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For the last few years, it’s been easy enough to look smart when picking stocks. That’s how things are when "stocks only go up." The combination of that confidence-inspiring ease and a surplus of cash related to various pandemic forces has led to a huge number of everyday people, known as retail traders, piling into various fashionable stocks, most famously GameStop and AMC, and feeling like geniuses. Robinhood, for one, saw more than 10 million people open accounts over a single recent yearlong period.
Over that time, stock-picking has become fashionable as people were drawn in by screenshots of unbelievably large increases in the value of other investors' portfolios. On TikTok, enthusiastic influencers gave exceedingly questionable investing advice, like “I see a stock going up and I buy it and I just watch it until it stops going up, and then I sell it, and I do that over and over.” According to one recent poll, as much as half of Gen Z is getting financial advice from the algorithmic platform, and they are getting a similar amount from Instagram.
By and large, investing is a good way to make sure that your savings keep up with or even exceed the rate of rising prices, particularly when compared to stuffing your money under a rug. And luckily, stocks have generally gone up in price in the years since the world’s last major financial crisis. The problem is, picking single stocks—as opposed to depositing your money into a diversified index fund that includes hundreds of them—quickly becomes much harder and more dangerous for everyday people when stocks broadly stagnate or, worse, fall off a cliff. In such moments, hedge funds, rich people, and professionals with Bloomberg Terminals, etc., are often able to quickly dump falling stocks unsophisticated investors (i.e. you and me), who are often left holding a lot of the increasingly less valuable bag. Suddenly, those people switch from feeling like geniuses to feeling like they’ve made a huge mistake.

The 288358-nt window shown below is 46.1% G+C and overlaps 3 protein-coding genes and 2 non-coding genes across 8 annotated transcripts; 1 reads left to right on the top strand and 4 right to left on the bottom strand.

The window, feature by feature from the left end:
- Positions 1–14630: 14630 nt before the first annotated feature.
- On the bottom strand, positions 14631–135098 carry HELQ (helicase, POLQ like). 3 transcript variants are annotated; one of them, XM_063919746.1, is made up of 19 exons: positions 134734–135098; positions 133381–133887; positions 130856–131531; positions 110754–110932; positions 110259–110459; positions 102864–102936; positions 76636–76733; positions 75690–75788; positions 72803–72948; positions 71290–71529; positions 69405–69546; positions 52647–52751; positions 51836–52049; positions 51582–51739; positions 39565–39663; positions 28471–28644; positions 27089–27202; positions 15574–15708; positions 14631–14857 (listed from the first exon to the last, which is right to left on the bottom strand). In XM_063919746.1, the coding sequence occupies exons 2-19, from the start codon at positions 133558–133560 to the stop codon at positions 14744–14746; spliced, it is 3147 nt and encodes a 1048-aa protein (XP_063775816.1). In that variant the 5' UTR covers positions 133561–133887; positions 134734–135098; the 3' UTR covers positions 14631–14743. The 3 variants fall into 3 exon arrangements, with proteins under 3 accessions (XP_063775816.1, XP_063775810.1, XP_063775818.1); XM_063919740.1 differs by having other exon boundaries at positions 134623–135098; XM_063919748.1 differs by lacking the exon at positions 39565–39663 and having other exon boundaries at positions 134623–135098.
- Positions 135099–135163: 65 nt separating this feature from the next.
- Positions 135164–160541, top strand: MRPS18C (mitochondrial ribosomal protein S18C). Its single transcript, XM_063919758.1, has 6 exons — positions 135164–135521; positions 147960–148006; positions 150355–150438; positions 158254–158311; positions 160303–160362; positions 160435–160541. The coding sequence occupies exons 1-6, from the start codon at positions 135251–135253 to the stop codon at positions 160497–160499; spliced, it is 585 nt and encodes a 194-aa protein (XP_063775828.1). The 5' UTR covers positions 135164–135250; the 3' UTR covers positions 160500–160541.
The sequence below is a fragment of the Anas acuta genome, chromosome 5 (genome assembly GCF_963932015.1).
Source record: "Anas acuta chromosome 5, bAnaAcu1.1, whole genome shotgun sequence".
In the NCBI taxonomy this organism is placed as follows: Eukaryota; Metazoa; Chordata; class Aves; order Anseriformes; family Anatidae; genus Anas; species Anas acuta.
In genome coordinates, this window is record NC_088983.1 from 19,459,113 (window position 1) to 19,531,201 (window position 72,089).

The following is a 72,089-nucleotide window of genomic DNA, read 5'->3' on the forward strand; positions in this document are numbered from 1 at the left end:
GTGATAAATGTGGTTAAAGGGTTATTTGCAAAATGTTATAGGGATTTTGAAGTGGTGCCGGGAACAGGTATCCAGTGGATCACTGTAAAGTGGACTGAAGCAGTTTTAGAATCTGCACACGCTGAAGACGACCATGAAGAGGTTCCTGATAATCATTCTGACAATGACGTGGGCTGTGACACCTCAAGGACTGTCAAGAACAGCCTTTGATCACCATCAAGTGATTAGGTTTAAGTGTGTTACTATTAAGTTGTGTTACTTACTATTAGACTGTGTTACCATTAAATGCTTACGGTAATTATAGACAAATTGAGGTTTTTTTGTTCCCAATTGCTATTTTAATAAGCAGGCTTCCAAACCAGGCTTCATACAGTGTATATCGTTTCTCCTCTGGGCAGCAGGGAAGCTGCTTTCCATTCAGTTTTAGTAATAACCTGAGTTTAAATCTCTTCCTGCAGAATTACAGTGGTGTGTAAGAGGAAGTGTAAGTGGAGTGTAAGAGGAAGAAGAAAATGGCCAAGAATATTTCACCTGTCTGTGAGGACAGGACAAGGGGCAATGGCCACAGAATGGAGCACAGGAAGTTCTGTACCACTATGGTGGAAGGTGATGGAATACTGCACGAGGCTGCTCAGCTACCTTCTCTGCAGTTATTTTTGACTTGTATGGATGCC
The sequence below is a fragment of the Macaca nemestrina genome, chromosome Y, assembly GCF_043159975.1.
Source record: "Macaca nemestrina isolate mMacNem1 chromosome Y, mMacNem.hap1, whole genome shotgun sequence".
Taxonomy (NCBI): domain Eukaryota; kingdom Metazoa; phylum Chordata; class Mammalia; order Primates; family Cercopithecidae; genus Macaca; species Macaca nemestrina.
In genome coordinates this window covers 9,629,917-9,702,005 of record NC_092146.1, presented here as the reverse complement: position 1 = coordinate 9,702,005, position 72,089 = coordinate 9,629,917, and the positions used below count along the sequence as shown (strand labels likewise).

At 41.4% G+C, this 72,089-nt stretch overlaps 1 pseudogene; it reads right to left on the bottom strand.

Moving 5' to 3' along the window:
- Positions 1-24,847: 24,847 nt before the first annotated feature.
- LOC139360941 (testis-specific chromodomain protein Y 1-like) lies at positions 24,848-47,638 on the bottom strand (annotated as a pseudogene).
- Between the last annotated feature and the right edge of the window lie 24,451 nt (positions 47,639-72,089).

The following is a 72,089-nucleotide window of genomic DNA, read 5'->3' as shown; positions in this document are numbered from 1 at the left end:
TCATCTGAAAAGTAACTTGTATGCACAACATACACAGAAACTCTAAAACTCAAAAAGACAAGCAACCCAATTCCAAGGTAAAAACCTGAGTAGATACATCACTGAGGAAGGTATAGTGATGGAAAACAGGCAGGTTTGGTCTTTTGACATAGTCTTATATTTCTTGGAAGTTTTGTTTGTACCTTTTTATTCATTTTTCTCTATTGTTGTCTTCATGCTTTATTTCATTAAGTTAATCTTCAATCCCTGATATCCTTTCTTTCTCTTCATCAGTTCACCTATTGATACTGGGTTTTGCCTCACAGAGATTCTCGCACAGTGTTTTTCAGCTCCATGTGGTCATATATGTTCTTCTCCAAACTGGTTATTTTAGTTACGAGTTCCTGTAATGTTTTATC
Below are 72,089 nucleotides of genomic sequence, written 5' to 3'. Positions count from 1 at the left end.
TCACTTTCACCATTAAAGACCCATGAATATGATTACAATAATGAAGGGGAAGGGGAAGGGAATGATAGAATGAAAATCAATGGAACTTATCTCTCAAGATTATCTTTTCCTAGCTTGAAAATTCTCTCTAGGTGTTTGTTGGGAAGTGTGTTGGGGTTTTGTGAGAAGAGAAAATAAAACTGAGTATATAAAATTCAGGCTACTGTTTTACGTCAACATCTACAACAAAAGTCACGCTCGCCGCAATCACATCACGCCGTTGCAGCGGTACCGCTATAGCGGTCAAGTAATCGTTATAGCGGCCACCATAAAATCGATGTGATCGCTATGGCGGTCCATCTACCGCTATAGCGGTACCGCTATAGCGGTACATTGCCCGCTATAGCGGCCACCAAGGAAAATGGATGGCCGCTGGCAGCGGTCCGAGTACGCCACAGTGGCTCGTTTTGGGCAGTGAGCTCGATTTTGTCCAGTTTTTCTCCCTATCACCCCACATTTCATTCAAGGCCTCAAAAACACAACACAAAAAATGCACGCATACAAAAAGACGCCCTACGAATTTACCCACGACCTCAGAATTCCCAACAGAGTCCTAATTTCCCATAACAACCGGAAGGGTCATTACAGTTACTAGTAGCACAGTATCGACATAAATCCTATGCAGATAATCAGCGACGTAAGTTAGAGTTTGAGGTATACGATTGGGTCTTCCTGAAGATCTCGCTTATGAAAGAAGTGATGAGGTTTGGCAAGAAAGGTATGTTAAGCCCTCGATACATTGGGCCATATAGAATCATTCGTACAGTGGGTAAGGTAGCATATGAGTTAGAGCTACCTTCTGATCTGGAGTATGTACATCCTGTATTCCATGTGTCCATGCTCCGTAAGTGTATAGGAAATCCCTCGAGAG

The question right now lots of people will ask is if the party will soon stop, and whether it’s already started to happen. The reason is that stocks are looking a little shaky, to say the least. Particularly technology stocks, perhaps best represented by the recent declines in value of the many various “pandemic” companies, like Zoom and Peloton, which all enjoyed an unpredictable boost in value when COVID-19 enveloped the globe and locked people inside.
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But the nervousness isn’t simply limited to a bike company here and a video app there. In recent weeks, the stocks that comprise the Nasdaq Composite have struggled to keep pace with recent years of gains. The index is made up of a lot of technology stocks, and people have started to question if some of those stocks are appropriately valued, which has led the portfolio to drop 10 percent from an all-time high it hit in November, enough to be labeled a correction. “The public software sector is weathering the second deepest multiple contraction in the last decade,” Redpoint VC Tomasz Tunguz noted in a recent blog post, pointing as a reason why to indications that the Federal Reserve might end the decade of quantitative easing, low rates, and easy money as inflationary fears heat up. It’s enough to spook the professionals.
“It used to be fear of missing out, now it’s fear of bag holding,” Danny Kirsch, the head of options at Cornerstone Macro, told Bloomberg. “Investors are using any sort of rally to exit stocks, as opposed to chasing higher.” Corrections happen. The Nasdaq dealt with a similarly rough patch a year and a half ago, and people who are still bullish can try to make the argument that this is a blip caused by Omicron variant fears or the failure of the Build Back Better plan or short-term inflation or temporary supply chain problems. But the drop follows a growing chorus of prominent people expressing concern about the level of exuberance in the markets broadly. Here are some quotes from the last months: